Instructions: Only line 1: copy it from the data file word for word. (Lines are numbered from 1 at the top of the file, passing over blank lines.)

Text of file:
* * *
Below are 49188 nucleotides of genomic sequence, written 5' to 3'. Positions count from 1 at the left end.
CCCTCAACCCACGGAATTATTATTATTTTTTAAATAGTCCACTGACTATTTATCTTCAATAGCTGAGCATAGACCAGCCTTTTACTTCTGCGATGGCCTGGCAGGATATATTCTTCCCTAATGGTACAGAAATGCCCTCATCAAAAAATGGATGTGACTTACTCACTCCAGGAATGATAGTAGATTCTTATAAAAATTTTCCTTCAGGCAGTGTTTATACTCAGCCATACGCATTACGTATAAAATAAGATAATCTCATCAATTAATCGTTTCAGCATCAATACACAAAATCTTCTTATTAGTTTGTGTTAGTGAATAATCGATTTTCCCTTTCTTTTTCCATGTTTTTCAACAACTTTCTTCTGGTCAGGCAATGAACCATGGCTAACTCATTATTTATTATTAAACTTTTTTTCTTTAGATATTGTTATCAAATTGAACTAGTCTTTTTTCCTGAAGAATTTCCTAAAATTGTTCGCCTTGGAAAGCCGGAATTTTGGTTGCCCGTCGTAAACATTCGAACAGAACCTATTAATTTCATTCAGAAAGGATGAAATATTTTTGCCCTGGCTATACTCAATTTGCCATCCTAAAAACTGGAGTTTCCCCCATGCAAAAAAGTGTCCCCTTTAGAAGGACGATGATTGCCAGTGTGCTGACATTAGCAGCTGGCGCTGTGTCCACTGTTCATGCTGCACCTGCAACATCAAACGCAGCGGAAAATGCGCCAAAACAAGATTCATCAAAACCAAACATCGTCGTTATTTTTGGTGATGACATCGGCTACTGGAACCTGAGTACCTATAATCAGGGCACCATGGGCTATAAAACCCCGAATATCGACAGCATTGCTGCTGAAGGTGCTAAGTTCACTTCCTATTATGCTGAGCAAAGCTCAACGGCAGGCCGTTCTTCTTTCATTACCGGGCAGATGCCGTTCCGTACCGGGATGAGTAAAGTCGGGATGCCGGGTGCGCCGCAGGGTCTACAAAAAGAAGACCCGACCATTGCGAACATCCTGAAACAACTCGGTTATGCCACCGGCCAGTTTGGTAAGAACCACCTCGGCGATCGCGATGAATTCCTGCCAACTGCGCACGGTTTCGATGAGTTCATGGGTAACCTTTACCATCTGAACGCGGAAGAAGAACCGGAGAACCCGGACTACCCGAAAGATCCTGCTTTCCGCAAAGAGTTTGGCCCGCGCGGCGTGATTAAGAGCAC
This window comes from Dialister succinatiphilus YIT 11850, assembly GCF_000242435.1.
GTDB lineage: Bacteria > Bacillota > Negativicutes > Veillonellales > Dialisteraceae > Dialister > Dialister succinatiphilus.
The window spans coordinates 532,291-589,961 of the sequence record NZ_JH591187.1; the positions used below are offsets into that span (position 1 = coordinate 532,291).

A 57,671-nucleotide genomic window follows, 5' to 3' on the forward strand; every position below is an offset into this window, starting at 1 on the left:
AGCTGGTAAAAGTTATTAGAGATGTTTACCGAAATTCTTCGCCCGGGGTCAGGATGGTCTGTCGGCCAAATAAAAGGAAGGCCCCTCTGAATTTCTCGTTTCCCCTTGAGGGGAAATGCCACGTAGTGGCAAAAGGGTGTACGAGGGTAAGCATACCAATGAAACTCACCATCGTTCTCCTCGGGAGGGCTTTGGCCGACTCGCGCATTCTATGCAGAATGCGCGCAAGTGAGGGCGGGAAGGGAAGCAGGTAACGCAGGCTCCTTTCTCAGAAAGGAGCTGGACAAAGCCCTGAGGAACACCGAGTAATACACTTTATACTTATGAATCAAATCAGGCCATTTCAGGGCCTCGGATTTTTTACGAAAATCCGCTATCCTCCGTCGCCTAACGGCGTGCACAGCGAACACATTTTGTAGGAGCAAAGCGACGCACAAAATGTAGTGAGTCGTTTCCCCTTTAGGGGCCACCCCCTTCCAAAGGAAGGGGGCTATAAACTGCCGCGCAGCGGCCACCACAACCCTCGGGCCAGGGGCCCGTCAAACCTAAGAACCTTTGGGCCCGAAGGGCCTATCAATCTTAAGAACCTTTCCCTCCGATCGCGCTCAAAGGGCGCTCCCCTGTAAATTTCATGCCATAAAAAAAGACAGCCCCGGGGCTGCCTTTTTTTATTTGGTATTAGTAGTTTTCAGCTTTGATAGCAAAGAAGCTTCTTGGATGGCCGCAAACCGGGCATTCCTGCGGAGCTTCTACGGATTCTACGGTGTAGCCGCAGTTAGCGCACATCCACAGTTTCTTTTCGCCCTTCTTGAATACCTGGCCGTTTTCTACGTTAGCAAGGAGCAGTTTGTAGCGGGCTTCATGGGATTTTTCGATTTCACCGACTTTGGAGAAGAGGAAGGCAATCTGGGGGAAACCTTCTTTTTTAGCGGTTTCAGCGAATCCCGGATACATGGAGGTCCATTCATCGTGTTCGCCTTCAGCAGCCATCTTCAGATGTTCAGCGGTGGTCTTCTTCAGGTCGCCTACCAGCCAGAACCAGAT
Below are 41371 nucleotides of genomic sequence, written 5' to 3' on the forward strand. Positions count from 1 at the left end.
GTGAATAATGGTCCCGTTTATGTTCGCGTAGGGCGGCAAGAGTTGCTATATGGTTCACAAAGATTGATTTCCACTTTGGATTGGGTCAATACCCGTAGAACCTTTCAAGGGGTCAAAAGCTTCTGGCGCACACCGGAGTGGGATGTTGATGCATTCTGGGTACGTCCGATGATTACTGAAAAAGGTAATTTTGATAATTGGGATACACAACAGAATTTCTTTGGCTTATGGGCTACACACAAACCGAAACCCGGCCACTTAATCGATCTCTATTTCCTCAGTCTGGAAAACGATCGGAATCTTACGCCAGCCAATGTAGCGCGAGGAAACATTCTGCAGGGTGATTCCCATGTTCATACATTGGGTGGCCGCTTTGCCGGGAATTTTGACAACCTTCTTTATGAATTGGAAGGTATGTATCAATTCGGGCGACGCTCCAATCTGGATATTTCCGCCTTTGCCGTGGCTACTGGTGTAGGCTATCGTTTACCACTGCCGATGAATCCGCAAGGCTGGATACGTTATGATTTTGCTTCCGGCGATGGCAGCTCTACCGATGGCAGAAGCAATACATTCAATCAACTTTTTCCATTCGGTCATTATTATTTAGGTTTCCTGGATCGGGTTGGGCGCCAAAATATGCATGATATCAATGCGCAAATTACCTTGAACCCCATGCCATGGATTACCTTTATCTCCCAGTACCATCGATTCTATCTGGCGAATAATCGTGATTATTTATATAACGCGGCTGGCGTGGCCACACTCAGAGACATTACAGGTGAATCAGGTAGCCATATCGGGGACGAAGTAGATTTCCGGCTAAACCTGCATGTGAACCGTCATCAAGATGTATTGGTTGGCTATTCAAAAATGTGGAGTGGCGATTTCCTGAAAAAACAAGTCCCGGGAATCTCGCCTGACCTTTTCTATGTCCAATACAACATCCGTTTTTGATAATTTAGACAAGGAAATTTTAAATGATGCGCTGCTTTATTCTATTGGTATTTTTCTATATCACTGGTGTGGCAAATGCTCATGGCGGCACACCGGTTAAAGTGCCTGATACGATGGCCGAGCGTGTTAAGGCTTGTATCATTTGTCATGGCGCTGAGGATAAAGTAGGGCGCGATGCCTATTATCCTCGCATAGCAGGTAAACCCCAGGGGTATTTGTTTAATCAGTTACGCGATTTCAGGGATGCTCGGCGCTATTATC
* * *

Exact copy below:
Below are 49188 nucleotides of genomic sequence, written 5' to 3'. Positions count from 1 at the left end.